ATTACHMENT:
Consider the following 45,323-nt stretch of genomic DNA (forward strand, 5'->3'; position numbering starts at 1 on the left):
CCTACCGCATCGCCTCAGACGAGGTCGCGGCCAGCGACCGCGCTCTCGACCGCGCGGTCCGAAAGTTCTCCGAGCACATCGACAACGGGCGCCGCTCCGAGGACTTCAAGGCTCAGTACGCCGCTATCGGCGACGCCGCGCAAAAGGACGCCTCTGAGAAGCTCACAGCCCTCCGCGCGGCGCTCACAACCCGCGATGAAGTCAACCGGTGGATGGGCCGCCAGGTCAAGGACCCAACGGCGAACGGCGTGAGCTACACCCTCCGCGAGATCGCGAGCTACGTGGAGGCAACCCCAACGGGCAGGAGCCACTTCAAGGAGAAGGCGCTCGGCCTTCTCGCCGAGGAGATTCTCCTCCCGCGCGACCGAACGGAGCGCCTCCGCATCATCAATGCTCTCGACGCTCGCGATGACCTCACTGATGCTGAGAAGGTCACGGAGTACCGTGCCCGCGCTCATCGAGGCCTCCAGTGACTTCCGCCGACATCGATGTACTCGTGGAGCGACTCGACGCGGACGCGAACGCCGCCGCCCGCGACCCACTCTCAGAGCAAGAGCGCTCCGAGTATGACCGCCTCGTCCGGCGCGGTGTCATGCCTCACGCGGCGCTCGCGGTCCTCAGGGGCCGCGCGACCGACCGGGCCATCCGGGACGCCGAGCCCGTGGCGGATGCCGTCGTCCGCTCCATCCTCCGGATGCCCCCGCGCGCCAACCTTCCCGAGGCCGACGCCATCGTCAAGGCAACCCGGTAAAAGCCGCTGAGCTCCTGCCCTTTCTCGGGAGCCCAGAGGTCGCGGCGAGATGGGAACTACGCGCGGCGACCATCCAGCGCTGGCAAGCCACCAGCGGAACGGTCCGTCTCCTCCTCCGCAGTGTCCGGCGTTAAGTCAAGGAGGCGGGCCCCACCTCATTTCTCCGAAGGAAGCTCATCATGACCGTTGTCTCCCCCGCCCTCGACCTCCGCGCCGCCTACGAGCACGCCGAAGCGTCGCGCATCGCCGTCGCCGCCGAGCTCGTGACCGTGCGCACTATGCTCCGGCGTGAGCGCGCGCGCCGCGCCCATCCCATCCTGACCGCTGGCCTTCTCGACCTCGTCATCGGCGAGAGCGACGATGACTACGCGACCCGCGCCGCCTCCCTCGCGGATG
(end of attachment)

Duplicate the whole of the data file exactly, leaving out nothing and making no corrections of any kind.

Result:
Consider the following 45,323-nt stretch of genomic DNA (forward strand, 5'->3'; position numbering starts at 1 on the left):
CCTACCGCATCGCCTCAGACGAGGTCGCGGCCAGCGACCGCGCTCTCGACCGCGCGGTCCGAAAGTTCTCCGAGCACATCGACAACGGGCGCCGCTCCGAGGACTTCAAGGCTCAGTACGCCGCTATCGGCGACGCCGCGCAAAAGGACGCCTCTGAGAAGCTCACAGCCCTCCGCGCGGCGCTCACAACCCGCGATGAAGTCAACCGGTGGATGGGCCGCCAGGTCAAGGACCCAACGGCGAACGGCGTGAGCTACACCCTCCGCGAGATCGCGAGCTACGTGGAGGCAACCCCAACGGGCAGGAGCCACTTCAAGGAGAAGGCGCTCGGCCTTCTCGCCGAGGAGATTCTCCTCCCGCGCGACCGAACGGAGCGCCTCCGCATCATCAATGCTCTCGACGCTCGCGATGACCTCACTGATGCTGAGAAGGTCACGGAGTACCGTGCCCGCGCTCATCGAGGCCTCCAGTGACTTCCGCCGACATCGATGTACTCGTGGAGCGACTCGACGCGGACGCGAACGCCGCCGCCCGCGACCCACTCTCAGAGCAAGAGCGCTCCGAGTATGACCGCCTCGTCCGGCGCGGTGTCATGCCTCACGCGGCGCTCGCGGTCCTCAGGGGCCGCGCGACCGACCGGGCCATCCGGGACGCCGAGCCCGTGGCGGATGCCGTCGTCCGCTCCATCCTCCGGATGCCCCCGCGCGCCAACCTTCCCGAGGCCGACGCCATCGTCAAGGCAACCCGGTAAAAGCCGCTGAGCTCCTGCCCTTTCTCGGGAGCCCAGAGGTCGCGGCGAGATGGGAACTACGCGCGGCGACCATCCAGCGCTGGCAAGCCACCAGCGGAACGGTCCGTCTCCTCCTCCGCAGTGTCCGGCGTTAAGTCAAGGAGGCGGGCCCCACCTCATTTCTCCGAAGGAAGCTCATCATGACCGTTGTCTCCCCCGCCCTCGACCTCCGCGCCGCCTACGAGCACGCCGAAGCGTCGCGCATCGCCGTCGCCGCCGAGCTCGTGACCGTGCGCACTATGCTCCGGCGTGAGCGCGCGCGCCGCGCCCATCCCATCCTGACCGCTGGCCTTCTCGACCTCGTCATCGGCGAGAGCGACGATGACTACGCGACCCGCGCCGCCTCCCTCGCGGATG